Shipping Company APL Starts Service To Guam, CNMI

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Pacific Islands Development Program, East-West Center With Support From Center for Pacific Islands Studies, University of Hawai‘i

First competition to Matson since 2011

By Cherrie Anne E. Villahermosa

HAGÅTÑA, Guam (The Guam Daily Post, Nov. 26, 2015) – Shipping company American Presidential Lines or APL is planning to dock here for the first time on Dec. 6, and will be the first U.S.-flagged carrier other than Matson Inc. to bring cargo to Guam’s port since Horizon Lines discontinued its carrier service to the region in 2011.

John Selleck, APL Guam and Micronesia general manager, said the vessel, APL Guam, will depart Yokohama on Dec. 2. The date is a week later than originally scheduled. Selleck attributed the delay to inclement weather in recent months that has hindered workers from putting the final touches on the vessel, including the final painting.

The work should be completed soon, according to Selleck, who said the APL Guam is scheduled to leave the shipyard at the end of this week.

"On the first voyage, we’re actually going to be making an inducement call to Subic Bay carrying some military vehicles," Selleck said. "One of the advantages of the ship being in place is that we have a little time in our schedule, we can make a diversion call."

APL announced it was going to start serving Guam and Saipan in October. The Guam Saipan Express, or GSX, port rotation will be Yokohama, Japan, to Saipan to Guam and back to Yokohama.

Arrangements have since been made with the Guam and Saipan ports for the new carrier, Selleck said. The Port Authority of Guam and Port of Saipan are ready for APL to arrive next month, he said.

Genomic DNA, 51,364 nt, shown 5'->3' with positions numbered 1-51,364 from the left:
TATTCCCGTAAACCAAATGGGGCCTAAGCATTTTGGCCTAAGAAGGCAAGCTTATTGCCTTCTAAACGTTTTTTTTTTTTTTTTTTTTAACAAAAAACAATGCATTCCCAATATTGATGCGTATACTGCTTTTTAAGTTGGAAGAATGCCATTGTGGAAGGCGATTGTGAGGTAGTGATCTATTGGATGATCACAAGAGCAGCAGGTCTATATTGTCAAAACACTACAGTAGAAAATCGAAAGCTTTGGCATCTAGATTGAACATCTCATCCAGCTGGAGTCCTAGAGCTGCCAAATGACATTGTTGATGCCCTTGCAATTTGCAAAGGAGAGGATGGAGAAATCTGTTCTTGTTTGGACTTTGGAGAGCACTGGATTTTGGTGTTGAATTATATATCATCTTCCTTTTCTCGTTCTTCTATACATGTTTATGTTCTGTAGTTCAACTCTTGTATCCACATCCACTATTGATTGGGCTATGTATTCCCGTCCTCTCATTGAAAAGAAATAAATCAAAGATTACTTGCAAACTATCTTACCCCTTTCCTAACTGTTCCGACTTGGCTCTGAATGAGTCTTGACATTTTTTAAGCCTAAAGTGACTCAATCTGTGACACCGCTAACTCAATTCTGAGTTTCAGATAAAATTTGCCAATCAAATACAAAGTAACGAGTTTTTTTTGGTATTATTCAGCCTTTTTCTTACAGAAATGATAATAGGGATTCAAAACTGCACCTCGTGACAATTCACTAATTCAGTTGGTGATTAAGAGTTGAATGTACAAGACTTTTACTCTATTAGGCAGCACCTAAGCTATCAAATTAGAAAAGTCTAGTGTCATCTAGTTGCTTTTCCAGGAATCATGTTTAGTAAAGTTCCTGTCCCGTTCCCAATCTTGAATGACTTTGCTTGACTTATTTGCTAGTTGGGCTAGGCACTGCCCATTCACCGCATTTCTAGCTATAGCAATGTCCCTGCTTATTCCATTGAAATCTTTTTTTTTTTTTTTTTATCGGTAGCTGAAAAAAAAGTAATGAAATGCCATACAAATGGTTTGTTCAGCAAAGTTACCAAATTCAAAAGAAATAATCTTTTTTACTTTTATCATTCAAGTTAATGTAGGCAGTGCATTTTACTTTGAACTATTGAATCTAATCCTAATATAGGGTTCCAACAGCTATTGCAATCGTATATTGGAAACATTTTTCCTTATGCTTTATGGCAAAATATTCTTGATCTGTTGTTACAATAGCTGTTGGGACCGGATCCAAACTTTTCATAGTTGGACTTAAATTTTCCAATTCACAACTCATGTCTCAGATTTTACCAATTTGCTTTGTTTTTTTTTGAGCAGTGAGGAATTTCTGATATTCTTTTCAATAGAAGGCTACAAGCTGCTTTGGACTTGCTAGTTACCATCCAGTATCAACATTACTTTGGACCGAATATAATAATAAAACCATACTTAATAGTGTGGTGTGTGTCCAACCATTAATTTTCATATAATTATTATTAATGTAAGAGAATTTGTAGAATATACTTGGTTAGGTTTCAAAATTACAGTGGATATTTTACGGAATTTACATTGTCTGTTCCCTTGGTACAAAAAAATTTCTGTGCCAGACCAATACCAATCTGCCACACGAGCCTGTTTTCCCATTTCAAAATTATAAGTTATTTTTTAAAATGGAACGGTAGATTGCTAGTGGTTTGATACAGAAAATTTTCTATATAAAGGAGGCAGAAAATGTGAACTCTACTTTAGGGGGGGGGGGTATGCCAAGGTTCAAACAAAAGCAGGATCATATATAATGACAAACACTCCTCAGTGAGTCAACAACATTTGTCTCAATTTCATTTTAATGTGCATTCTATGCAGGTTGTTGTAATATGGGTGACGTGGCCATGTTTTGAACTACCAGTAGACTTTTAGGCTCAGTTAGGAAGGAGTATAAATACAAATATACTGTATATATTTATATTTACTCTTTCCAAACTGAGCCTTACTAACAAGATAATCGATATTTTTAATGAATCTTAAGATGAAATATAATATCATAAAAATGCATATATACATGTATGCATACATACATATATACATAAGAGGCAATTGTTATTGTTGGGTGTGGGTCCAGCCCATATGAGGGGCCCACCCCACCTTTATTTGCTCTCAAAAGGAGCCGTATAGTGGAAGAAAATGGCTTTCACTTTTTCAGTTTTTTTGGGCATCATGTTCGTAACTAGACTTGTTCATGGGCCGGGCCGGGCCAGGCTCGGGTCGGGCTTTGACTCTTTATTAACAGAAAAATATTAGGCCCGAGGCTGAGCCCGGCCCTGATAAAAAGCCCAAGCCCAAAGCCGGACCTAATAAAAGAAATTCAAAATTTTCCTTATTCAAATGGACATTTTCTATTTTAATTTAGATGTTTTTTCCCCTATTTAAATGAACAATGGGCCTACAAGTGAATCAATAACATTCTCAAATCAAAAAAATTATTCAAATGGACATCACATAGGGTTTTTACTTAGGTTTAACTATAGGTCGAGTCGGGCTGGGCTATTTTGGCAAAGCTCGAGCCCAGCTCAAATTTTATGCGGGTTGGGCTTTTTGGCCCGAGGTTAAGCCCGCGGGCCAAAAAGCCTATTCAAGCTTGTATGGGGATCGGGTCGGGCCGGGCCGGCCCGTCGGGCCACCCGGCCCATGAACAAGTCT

Felix Pangelinan, acting general manager of the Guam port, said personnel are able to accommodate the APL’s arrival next month. Pangelinan added that the addition of APL service to Guam is a positive development for the island. "Anytime there’s more shipping companies bringing cargo to Guam it’s competition, and competition brings competitive rates," he said.

APL decided on a Sunday arrival schedule so clients would be able to get their goods on Monday. Selleck said it is an advantage for them to have goods coming in on a different day than Matson. "There will be additional work for the stevedores and will help spread out the load through the week," he said. "Our customers may receive some freight with our other carrier and some with us, they can have their warehouses processing containers earlier in the week."

Selleck said clients in Guam have been receptive to APL. Now the line is working with clients to find out what rates will work for them for their service.

"A lot of people are coming up with creative ways to utilize our service," Selleck said. "There’s a lot of interest in shipping U.S.-flagged (items) out of Japan and Korea especially for a lot of projects going on that require the U.S. flag for military construction in Guam."

There’s been large interest from Guam contractors to bring in steel from Japan, Selleck said. Clients have also proposed possibly bringing in beer from Mexico to Guam, instead of getting it from Los Angeles, Selleck added.

While APL officials have said they’ve been eyeing service to Guam for years, with recent developments related to the military buildup, they decided it was time to launch GSX. Selleck said he is optimistic about the service. "I think the longevity of the service looks great. Just the growth that’s coming to Guam, there was a need for additional capacity. I think there would’ve been some issues going forward without a second carrier coming in," he said.

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